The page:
Never the bedroom that is only for sleeping. I use the steps. The 4th step to be exact (this this just far enough away that they can't see the TV or the living room) Works every time!

0
0 4

Depends on the situation. When they are a little older they like to argue and be confrontational. This to me is a good time to send them to their room. A little peace for both parent and child. My children are past the age of daily naps, so they don't fall asleep.

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0 3

We put our 3 year old daughter in the corner with her nose IN the corner and hands by her side. It works for our family this way. I think the bedroom is a horrible place for a time out session! You should know your child well enough to see the cues that they are tired if they are acting unruly or misbehaving and it is around the time they usually take a nap, then they still get in trouble for acting in a manner that is unacceptable and apologize for acting as such and then that would be a great time AFTER the punishment to allow them to take a nap. If I sent my daughter to her room every time she got in trouble, she would see it as a getaway! She loves to be in her room, I would not want her room to be associated with negativity.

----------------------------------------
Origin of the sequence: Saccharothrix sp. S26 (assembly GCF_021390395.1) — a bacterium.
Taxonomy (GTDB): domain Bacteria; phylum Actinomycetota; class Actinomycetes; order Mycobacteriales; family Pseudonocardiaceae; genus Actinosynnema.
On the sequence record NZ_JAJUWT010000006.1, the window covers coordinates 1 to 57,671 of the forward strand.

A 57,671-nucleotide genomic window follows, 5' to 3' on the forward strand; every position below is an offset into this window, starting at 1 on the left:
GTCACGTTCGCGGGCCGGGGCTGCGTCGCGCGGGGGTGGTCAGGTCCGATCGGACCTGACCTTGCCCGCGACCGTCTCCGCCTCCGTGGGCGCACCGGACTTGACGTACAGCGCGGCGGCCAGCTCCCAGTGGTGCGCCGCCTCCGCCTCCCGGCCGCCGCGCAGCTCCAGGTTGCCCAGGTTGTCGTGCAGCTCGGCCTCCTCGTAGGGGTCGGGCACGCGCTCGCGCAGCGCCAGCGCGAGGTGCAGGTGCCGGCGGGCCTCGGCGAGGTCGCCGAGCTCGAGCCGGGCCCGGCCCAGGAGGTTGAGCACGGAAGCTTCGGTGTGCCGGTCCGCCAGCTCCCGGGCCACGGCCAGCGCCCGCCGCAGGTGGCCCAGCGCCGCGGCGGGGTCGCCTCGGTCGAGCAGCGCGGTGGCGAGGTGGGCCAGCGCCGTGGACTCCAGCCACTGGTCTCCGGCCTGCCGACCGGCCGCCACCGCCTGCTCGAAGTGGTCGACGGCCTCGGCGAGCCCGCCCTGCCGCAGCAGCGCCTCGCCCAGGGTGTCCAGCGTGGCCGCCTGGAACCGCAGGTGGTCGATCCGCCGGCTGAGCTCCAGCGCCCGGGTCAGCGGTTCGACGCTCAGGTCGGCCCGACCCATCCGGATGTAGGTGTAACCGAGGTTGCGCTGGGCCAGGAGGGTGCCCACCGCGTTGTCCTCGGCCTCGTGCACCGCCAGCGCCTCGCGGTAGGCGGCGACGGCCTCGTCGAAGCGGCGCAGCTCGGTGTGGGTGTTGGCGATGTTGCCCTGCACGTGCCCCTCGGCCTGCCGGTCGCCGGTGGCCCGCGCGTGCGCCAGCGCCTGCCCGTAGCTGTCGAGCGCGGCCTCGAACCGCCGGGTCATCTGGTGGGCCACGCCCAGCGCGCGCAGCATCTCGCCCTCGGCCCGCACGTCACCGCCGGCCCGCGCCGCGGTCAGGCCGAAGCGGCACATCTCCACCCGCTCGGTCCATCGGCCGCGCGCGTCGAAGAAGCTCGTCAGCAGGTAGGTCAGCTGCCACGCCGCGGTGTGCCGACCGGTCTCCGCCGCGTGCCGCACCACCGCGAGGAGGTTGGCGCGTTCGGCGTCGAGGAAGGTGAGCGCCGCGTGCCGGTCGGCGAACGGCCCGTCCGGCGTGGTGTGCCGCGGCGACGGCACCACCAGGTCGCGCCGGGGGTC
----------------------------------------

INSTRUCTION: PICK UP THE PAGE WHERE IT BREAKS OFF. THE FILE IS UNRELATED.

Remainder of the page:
0
0 4

Put their nose in the corner?! What do you think that does to their self esteem?

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1 8

I Diciplined my 6 year daughter when she was a year old. Worked really hard all these years and now good behaviour is her habbit. I have used motivational dialogues with her and explained to her the comsequences very openly.She is developing understanding of what action will have what reaction she is much more capable of deciding. In early years when she misbehvaed my time out use to be actually put her to sleep, which she never wanted to, all she wanted was to sit with family and play and talk. It worked, after 3rd time she came and promised she would behave and since then she did. Only thing is I never lost my patiance with her.

0
235 30

Did you ever have problems though with her getting too much sleep and not wanting to sleep at night?

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0 4

Sounds like a perfect place to me. They act up for attention, so sending them to their room by themselves and tell them when they want to be nice they come out. If they fall asleep so be it. Sometimes they just need some time to themselves, but they don't know how to express that. Anyways, works for my kids.

0
581 24

we use a step near where we are in the house.

0